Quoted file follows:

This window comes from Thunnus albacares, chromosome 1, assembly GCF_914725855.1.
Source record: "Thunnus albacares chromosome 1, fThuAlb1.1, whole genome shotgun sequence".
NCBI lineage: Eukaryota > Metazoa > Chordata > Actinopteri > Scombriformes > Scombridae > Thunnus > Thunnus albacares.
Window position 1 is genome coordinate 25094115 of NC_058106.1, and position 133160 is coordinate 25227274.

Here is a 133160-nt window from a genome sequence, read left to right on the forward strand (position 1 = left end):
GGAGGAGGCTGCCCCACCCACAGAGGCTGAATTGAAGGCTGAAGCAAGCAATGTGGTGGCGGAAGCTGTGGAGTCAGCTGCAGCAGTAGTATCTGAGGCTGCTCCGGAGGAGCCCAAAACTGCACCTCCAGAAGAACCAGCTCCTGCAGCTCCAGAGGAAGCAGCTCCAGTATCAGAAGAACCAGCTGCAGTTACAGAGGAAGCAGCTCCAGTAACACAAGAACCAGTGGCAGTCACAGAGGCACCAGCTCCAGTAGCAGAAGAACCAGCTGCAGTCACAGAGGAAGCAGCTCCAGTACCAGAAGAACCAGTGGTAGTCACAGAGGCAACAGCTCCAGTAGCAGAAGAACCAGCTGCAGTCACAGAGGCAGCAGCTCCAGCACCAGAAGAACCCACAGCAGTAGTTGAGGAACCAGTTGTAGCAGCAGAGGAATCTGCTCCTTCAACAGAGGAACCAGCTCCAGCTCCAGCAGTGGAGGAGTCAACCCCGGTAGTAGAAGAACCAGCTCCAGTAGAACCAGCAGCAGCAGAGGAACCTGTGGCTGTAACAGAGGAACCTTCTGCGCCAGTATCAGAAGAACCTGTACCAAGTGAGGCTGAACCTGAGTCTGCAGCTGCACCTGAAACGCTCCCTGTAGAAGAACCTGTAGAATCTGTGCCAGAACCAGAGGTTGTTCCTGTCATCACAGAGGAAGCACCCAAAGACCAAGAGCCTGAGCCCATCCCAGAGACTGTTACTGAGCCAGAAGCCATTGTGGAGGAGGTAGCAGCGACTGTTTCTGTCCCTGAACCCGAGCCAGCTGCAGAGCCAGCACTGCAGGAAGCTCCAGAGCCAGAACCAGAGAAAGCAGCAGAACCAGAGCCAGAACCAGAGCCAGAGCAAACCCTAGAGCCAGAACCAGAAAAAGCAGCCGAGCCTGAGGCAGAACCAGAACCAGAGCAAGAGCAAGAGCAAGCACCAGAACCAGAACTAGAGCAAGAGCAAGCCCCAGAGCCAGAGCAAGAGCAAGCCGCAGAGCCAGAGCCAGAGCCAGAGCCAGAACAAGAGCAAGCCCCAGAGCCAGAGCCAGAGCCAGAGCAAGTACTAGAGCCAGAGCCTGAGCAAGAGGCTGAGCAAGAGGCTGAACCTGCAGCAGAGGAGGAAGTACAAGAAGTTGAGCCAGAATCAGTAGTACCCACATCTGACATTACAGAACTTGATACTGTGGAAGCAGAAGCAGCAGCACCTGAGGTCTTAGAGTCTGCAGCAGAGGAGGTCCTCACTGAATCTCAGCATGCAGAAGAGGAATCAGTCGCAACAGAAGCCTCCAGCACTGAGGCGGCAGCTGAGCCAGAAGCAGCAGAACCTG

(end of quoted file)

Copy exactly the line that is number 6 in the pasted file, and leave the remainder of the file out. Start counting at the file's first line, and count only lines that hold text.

GGAGGAGGCTGCCCCACCCACAGAGGCTGAATTGAAGGCTGAAGCAAGCAATGTGGTGGCGGAAGCTGTGGAGTCAGCTGCAGCAGTAGTATCTGAGGCTGCTCCGGAGGAGCCCAAAACTGCACCTCCAGAAGAACCAGCTCCTGCAGCTCCAGAGGAAGCAGCTCCAGTATCAGAAGAACCAGCTGCAGTTACAGAGGAAGCAGCTCCAGTAACACAAGAACCAGTGGCAGTCACAGAGGCACCAGCTCCAGTAGCAGAAGAACCAGCTGCAGTCACAGAGGAAGCAGCTCCAGTACCAGAAGAACCAGTGGTAGTCACAGAGGCAACAGCTCCAGTAGCAGAAGAACCAGCTGCAGTCACAGAGGCAGCAGCTCCAGCACCAGAAGAACCCACAGCAGTAGTTGAGGAACCAGTTGTAGCAGCAGAGGAATCTGCTCCTTCAACAGAGGAACCAGCTCCAGCTCCAGCAGTGGAGGAGTCAACCCCGGTAGTAGAAGAACCAGCTCCAGTAGAACCAGCAGCAGCAGAGGAACCTGTGGCTGTAACAGAGGAACCTTCTGCGCCAGTATCAGAAGAACCTGTACCAAGTGAGGCTGAACCTGAGTCTGCAGCTGCACCTGAAACGCTCCCTGTAGAAGAACCTGTAGAATCTGTGCCAGAACCAGAGGTTGTTCCTGTCATCACAGAGGAAGCACCCAAAGACCAAGAGCCTGAGCCCATCCCAGAGACTGTTACTGAGCCAGAAGCCATTGTGGAGGAGGTAGCAGCGACTGTTTCTGTCCCTGAACCCGAGCCAGCTGCAGAGCCAGCACTGCAGGAAGCTCCAGAGCCAGAACCAGAGAAAGCAGCAGAACCAGAGCCAGAACCAGAGCCAGAGCAAACCCTAGAGCCAGAACCAGAAAAAGCAGCCGAGCCTGAGGCAGAACCAGAACCAGAGCAAGAGCAAGAGCAAGCACCAGAACCAGAACTAGAGCAAGAGCAAGCCCCAGAGCCAGAGCAAGAGCAAGCCGCAGAGCCAGAGCCAGAGCCAGAGCCAGAACAAGAGCAAGCCCCAGAGCCAGAGCCAGAGCCAGAGCAAGTACTAGAGCCAGAGCCTGAGCAAGAGGCTGAGCAAGAGGCTGAACCTGCAGCAGAGGAGGAAGTACAAGAAGTTGAGCCAGAATCAGTAGTACCCACATCTGACATTACAGAACTTGATACTGTGGAAGCAGAAGCAGCAGCACCTGAGGTCTTAGAGTCTGCAGCAGAGGAGGTCCTCACTGAATCTCAGCATGCAGAAGAGGAATCAGTCGCAACAGAAGCCTCCAGCACTGAGGCGGCAGCTGAGCCAGAAGCAGCAGAACCTG